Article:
I’ve admitted defeat. I’ve now spent too long trying to find a platform for my print on demand books that doesn’t use Amazon and I just don’t have the time to faff around with it for any longer. Consequently I’ve put them back up on there.
Well, it’s only taken me about six months, but I’ve sent the e-book version of Making Friends with the Crocodile out into the world once more. I expect you thought I’d never get around to it.
Actually, I expect you’d completely forgotten about it. I unpublished both my books from Amazon back at the end of February (this post explains why) and since then I’ve explored a number of platforms, and most of them came up short. I’ve gone with Draft2Digital for the e-books, since I can specify they do not appear on Amazon, although even now I’ve an issue with how my second book will be labelled. It means the e-book is now available on a number of platforms, such as Apple, and this link will let you choose one of them.
It seems impossible, though, to find a publisher that doesn’t automatically offer the physical books through Amazon. Much the same as anything one sells anywhere today, either online or offline, can reappear on Amazon and there’s nothing one can do about it. Short of becoming a publishing house myself, I don’t think I can avoid it.
And before you ask, no!
I’ll now have a last scout around the internet to see if I can find a platform for the paperbacks that don’t sell through Amazon, but I suspect I’ll be unlucky. In which case I’ll probably stick with Draft2Digital and ask you nicely, should you buy one of my books, not to buy it through Amazon.
About Making Friends with the Crocodile:
‘There is an Indian proverb: If you live by the banks of a river, make friends with the crocodile.
Set in India, this is a novel about the corrosive relationship between a mother and daughter-in-law, and the contempt in which that society still holds women. Siddiqa’s son has brought his new wife, Naira, to live with them, so Siddiqa is no longer the lowest in the household, for she now has a daughter-in-law to assume that role. But when Naira accuses one of her husband’s friends of sexually assaulting her, all their lives begin to spiral out of control.’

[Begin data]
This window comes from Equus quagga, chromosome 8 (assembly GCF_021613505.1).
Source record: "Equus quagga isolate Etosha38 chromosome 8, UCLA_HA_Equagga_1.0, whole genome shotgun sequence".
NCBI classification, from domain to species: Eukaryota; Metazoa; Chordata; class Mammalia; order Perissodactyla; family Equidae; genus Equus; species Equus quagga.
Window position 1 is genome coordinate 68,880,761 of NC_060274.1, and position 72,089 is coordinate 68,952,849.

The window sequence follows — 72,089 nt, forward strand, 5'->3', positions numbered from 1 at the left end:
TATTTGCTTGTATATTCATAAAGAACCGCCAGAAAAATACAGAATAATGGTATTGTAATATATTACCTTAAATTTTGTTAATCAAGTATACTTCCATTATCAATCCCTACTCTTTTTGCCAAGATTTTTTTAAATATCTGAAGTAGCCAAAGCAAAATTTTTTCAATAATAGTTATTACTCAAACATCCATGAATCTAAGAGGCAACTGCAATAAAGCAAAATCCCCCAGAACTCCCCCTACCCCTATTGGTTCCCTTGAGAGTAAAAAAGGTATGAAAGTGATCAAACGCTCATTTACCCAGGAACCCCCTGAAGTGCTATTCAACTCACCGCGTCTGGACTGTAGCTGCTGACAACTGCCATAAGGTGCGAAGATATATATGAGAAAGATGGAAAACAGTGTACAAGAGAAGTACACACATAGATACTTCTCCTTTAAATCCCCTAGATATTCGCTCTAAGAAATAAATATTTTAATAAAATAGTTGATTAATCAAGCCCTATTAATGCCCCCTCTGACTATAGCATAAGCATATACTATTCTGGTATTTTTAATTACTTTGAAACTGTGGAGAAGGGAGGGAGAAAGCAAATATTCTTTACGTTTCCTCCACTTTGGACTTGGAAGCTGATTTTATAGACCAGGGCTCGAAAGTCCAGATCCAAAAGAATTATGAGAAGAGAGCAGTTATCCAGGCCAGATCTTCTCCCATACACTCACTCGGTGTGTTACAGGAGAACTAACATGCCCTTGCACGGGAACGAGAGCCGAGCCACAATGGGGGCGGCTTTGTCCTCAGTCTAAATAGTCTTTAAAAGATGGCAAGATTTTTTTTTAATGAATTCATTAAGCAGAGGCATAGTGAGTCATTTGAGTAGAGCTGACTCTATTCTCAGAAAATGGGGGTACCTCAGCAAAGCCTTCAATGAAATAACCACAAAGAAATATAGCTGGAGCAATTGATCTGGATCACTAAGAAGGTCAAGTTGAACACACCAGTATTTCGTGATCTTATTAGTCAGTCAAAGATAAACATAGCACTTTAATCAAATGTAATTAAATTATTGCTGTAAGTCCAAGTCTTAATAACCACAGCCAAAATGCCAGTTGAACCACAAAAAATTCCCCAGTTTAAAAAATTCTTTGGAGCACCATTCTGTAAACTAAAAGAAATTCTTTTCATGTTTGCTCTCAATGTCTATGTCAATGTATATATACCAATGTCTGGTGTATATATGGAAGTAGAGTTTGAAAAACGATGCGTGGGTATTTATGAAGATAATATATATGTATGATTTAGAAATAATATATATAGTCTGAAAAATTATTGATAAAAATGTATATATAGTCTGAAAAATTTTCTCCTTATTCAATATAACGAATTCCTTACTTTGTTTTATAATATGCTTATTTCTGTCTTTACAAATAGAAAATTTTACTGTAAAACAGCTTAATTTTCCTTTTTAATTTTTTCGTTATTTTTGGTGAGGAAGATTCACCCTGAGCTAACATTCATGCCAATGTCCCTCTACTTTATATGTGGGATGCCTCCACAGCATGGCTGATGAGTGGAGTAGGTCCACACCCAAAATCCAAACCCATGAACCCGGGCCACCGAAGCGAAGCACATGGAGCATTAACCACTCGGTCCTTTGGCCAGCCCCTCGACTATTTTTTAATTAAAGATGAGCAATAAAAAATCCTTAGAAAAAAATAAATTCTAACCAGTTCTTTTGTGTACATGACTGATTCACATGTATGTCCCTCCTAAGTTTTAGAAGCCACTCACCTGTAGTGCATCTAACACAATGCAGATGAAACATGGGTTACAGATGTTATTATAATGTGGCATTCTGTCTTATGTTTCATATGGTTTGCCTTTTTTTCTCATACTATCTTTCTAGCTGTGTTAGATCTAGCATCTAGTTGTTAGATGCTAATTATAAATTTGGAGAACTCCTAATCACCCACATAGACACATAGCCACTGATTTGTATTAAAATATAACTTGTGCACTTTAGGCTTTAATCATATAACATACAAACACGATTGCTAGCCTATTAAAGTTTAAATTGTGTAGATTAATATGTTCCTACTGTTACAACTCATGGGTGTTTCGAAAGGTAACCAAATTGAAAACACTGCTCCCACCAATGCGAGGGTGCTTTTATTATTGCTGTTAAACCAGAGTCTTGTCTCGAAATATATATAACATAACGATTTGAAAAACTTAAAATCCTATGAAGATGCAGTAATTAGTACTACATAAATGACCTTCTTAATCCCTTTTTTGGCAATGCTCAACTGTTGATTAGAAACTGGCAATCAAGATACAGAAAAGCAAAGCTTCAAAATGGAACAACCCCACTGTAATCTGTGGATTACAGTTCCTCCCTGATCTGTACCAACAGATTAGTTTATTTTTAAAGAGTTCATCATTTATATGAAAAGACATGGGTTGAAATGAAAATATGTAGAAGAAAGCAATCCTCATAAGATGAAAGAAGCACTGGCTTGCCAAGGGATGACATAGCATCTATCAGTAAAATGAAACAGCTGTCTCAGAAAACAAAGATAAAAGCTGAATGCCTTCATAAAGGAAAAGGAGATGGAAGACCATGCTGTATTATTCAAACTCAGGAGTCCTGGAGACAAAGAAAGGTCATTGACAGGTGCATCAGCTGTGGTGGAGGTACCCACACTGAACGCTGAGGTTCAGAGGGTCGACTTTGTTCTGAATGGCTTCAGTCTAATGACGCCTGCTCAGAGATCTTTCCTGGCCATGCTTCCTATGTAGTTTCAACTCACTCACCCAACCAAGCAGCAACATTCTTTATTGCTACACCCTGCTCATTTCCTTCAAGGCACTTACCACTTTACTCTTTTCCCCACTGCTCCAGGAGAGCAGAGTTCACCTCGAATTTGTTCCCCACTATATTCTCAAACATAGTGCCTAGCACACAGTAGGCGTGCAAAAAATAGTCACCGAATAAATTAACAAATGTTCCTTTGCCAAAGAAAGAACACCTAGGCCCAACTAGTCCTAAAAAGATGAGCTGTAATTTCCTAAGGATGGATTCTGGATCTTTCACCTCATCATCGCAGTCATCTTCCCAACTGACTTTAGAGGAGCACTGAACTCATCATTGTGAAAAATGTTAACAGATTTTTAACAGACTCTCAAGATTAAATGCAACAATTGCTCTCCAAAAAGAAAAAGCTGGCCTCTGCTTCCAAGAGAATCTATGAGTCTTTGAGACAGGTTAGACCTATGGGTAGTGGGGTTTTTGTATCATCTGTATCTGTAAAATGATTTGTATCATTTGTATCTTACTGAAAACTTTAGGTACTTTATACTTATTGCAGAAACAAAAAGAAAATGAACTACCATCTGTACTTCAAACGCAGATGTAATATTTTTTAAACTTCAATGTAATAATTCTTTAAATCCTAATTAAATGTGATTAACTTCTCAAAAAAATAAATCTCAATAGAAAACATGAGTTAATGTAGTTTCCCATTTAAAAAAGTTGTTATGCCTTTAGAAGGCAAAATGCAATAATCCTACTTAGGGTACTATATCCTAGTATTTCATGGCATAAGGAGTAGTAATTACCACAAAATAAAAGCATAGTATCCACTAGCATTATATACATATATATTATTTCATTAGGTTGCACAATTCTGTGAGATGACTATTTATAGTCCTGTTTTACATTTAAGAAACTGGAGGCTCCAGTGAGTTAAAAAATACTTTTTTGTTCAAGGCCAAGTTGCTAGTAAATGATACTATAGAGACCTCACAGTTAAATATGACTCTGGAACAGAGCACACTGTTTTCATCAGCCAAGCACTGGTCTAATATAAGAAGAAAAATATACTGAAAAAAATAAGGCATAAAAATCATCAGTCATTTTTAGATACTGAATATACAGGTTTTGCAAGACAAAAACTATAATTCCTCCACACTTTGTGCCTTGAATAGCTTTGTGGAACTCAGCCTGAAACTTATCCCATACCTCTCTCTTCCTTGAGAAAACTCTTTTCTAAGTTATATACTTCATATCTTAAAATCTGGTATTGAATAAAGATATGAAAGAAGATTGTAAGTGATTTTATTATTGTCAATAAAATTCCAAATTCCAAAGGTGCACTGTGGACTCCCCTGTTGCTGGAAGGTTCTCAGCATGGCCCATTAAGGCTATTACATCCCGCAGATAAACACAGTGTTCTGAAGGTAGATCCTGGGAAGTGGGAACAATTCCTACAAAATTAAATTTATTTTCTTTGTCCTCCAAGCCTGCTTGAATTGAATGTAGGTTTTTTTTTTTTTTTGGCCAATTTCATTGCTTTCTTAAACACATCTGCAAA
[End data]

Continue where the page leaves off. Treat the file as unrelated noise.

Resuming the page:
My thanks to those who commented on my last post. I have now unpublished both books from Amazon, although Amazon won’t delist them on the grounds someone might want to sell them second-hand through their platform. I can’t do anything about that.
I will shortly re-publish The Night Bus, probably on Lulu, although I haven’t definitely decided on that platform, yet. I’ll do a little more research, first.
As for Making Friends with the Crocodile, I am persuaded to have a go at finding a publisher for it. We’ll see how that goes.
And in the meantime? Writing…
I have three questions for everyone out there who has self-published a book or books.
If you used a platform other than Amazon, which one did you use, why did you use it, and how do you promote and sell?
I have published two books, both on Amazon, and I used that platform as it seemed the easiest and is obviously popular and sees lots of traffic. Yet I would now rather not use it. I actually avoid buying anything on Amazon if I can, feeling there is so much about it (and its founder) that I do not like. But equally I would not like to be a hypocrite, so I need to find another platform which will work for me.
What is the answer, good people of WordPress?
It’s a fight to the death!
Well, okay, not quite that, but bear with me for a bit longer.
The other week I gave a short talk to my writing group on reasons a writer should be on social media and, more importantly, why they needed a blog. I’m not going to go into this in any detail now, but I promised I’d summarise what I said in bullet points, and then thought it might be worth putting up here to see if anyone felt like adding anything to it.
- As a writer, you need to have a social media presence to sell books, to get known. Even if you are a published author.
- On a social media platform, you are aiming to get shares for your posts. The more shares, the more people will see them.
- It’s all about engaging with customers, fans and critics.
- There are a huge number of platforms, but just a few examples that I have experience of:
- Facebook is the biggest, and the most active, with a high rate of engagement. Having an Author Page is a good way to engage through backstories, questions, surveys and daily updates (yours or your work), ‘Behind the scenes’ articles.
- Linkedin has many users, but a low rate of engagement. A business page can be useful.
- Twitter is short and succinct. A sort of ‘Marketing Lite’. Posts appear fleetingly and then are essentially gone, though, unless they generate lots of likes and retweets.
- Goodreads is like ‘background’ media – people need to seek you out to find you.
- But the number one way to be found is through blog posts.
- Like all good social media, blogs encourage visitors to return. Unlike ordinary websites, they are updated regularly and the reader can be alerted to each new post.
- There are many other reasons to blog, viz:
- Teaches you to write more professionally – you have an audience
- Feedback from people outside your usual circle
- Networking with others
- You can upload links to other social media
- There is space to write more in-depth than on other social media
- To review work for other writers
- To explore ideas and get feedback on these
- A blog is simply a website with posts being regularly replaced, although the old ones are still on the website to read.
- There are many blogging platforms, but I use WordPress.
- One advantage of WP is the ease by which readers can see you have a new post.